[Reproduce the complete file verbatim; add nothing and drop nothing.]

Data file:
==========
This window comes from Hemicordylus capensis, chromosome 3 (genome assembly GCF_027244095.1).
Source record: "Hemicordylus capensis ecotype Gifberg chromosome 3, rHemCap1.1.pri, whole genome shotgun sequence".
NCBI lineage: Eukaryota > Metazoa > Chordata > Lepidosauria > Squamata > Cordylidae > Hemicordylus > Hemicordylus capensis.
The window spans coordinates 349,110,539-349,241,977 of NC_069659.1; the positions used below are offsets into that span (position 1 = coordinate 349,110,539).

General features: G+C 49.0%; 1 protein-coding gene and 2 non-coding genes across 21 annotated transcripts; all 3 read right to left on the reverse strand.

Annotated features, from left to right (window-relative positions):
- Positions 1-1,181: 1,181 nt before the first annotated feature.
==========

This window comes from Hemicordylus capensis, chromosome 3 (genome assembly GCF_027244095.1).
Source record: "Hemicordylus capensis ecotype Gifberg chromosome 3, rHemCap1.1.pri, whole genome shotgun sequence".
NCBI lineage: Eukaryota > Metazoa > Chordata > Lepidosauria > Squamata > Cordylidae > Hemicordylus > Hemicordylus capensis.
The window spans coordinates 349,110,539-349,241,977 of NC_069659.1; the positions used below are offsets into that span (position 1 = coordinate 349,110,539).

General features: G+C 49.0%; 1 protein-coding gene and 2 non-coding genes across 21 annotated transcripts; all 3 read right to left on the reverse strand.

Annotated features, from left to right (window-relative positions):
- Positions 1-1,181: 1,181 nt before the first annotated feature.